Some time ago I wrote about my analysis of open source iOS apps regarding code smells:
I was asked about the most and least smelly apps, so I combined a table with 10 apps with the highest total count of smells:
We analysed 273 open source iOS apps written in swift for 33 object oriented and 2 iOS specific code smells. We also looked at how well tested these apps were.
Open source apps are not as common in iOS as in Android, but there is a collaborative list of open source iOS apps on GitHub. Some of the apps are in the app store, but not all of them.
If you’re familiar with Swift you should have heard the keywords unowned and weak. If you haven’t heard of them, look them up now. I won’t explain everything about the keywords, but I will tell you why you should know and use them.
What happens if we do not use unowned or weak keywords in closures?
The short answer is: memory leaks!
The long answer is: let me show you…
To demonstrate how not using unowned or weak keywords can create memory leaks, I wrote a simple app that lets you enter web request status codes, then displays them in…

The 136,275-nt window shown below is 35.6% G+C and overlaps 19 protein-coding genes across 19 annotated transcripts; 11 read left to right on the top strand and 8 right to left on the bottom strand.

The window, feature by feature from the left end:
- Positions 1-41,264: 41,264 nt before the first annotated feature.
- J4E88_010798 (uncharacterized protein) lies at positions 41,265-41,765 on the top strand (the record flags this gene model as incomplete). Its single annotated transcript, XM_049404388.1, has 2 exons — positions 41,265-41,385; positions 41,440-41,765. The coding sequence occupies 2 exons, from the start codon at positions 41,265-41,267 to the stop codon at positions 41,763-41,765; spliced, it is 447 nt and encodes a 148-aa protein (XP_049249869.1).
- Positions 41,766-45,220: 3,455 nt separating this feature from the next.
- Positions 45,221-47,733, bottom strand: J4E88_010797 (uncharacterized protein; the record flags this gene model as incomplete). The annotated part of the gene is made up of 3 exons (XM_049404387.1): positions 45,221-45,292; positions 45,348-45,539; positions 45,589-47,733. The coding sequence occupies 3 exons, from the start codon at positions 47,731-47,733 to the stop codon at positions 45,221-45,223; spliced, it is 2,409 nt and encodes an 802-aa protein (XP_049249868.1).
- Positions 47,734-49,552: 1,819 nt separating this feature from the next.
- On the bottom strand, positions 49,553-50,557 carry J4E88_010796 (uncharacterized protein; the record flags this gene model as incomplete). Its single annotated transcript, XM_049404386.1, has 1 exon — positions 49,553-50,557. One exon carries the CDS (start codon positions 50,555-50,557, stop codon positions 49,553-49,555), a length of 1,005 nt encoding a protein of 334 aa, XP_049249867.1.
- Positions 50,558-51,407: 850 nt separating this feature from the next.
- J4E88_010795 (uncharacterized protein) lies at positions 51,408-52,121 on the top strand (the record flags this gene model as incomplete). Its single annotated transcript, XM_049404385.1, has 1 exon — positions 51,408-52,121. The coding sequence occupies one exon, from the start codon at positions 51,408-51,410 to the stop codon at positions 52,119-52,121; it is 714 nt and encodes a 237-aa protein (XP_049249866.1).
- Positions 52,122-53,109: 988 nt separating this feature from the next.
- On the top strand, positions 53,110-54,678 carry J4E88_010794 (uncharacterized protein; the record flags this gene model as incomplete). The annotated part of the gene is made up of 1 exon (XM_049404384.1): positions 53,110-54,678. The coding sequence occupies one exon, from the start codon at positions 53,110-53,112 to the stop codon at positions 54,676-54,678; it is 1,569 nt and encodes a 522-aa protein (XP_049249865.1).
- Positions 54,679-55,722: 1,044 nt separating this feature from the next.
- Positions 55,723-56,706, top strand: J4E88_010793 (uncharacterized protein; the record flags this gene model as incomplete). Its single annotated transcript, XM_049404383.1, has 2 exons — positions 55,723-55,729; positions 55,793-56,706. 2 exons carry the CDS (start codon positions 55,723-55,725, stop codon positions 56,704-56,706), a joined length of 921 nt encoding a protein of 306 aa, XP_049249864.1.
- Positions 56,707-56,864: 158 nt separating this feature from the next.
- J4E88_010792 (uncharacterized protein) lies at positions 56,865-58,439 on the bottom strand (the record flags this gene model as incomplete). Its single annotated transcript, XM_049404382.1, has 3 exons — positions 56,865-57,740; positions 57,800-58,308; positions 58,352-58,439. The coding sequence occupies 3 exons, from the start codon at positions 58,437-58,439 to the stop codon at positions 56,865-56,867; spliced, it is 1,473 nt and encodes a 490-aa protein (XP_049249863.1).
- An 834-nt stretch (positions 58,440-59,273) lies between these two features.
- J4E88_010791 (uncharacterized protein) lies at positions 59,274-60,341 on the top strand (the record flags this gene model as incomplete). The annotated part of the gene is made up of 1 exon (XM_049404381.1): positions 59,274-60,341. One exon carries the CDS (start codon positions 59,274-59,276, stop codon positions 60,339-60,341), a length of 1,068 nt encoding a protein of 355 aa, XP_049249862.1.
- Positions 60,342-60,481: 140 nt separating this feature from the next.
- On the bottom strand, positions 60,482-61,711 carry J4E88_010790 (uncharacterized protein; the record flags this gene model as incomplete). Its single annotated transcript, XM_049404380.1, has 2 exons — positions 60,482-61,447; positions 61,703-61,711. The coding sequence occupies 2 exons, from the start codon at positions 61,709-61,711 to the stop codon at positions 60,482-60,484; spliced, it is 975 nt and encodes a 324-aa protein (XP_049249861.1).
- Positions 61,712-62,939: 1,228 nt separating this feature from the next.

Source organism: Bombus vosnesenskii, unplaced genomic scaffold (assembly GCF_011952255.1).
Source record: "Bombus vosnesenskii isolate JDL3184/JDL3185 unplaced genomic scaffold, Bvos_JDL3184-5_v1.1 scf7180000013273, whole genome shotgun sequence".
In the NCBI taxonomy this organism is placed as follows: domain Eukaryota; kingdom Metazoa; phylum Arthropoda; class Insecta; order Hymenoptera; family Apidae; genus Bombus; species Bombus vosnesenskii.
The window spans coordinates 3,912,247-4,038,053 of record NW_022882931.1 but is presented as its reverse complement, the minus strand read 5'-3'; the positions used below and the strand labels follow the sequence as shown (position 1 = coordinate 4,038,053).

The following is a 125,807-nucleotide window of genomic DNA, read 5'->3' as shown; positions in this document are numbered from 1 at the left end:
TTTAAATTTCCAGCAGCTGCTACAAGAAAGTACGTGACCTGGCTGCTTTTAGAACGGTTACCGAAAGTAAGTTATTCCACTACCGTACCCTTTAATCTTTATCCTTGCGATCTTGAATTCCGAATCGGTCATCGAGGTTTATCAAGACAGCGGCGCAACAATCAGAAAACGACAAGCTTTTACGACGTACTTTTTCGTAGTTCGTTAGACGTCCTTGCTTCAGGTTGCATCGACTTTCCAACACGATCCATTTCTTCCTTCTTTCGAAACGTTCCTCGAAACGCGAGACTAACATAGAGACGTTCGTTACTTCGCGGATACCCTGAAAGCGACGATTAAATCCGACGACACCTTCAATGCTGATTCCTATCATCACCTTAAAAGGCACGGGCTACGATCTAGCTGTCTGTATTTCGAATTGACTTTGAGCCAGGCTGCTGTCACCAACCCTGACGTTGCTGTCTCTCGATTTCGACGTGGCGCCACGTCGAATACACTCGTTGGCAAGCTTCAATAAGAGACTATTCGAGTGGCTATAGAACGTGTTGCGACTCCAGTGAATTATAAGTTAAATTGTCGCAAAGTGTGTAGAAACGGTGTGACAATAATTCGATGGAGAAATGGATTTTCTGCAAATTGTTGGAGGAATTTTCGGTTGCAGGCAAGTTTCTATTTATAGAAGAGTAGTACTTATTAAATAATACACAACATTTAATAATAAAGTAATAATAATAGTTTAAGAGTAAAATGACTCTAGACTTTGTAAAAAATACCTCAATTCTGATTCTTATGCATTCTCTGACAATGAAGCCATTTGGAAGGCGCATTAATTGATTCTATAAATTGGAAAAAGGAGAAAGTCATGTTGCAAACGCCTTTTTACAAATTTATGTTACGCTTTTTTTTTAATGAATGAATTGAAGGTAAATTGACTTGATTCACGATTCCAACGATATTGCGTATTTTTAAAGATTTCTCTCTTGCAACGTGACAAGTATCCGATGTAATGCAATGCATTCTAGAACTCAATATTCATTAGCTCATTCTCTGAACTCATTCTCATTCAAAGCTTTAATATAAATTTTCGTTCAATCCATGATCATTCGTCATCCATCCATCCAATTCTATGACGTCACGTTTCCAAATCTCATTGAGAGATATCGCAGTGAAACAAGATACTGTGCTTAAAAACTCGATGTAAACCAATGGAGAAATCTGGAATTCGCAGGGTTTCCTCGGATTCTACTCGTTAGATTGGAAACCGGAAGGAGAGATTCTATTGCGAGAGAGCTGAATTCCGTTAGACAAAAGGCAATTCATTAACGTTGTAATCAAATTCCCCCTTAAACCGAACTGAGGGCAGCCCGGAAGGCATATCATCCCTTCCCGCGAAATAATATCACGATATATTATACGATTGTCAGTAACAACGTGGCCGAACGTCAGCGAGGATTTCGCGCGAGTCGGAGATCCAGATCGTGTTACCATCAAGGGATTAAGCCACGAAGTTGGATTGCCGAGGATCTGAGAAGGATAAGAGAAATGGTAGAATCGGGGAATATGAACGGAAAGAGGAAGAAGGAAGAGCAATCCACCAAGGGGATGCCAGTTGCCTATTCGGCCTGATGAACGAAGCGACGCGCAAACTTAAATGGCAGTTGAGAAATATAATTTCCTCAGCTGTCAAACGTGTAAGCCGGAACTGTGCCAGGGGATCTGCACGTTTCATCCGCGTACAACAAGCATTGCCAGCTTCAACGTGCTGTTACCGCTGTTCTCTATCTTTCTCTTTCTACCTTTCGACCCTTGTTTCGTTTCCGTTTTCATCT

As mobile application developers we should be familiar with possible security risks that a mobile application might face. Knowing possible risks makes it easier to avoid possible pitfalls and write more secure applications.
OWASP (Open Web Application Security Project) is an online community of security specialists that have created freely available learning materials, documentation and tools to help build secure web and mobile applications. Among others they have compiled a list of 10 most common threats to mobile applications.
Although the documentation by OWASP is excellent I still had a difficult time understanding how these risks can be taken advantage…
I’m an iOS developer with an interest in app security. I’m also a PhD student and junior researcher working on static analysis for mobile applications.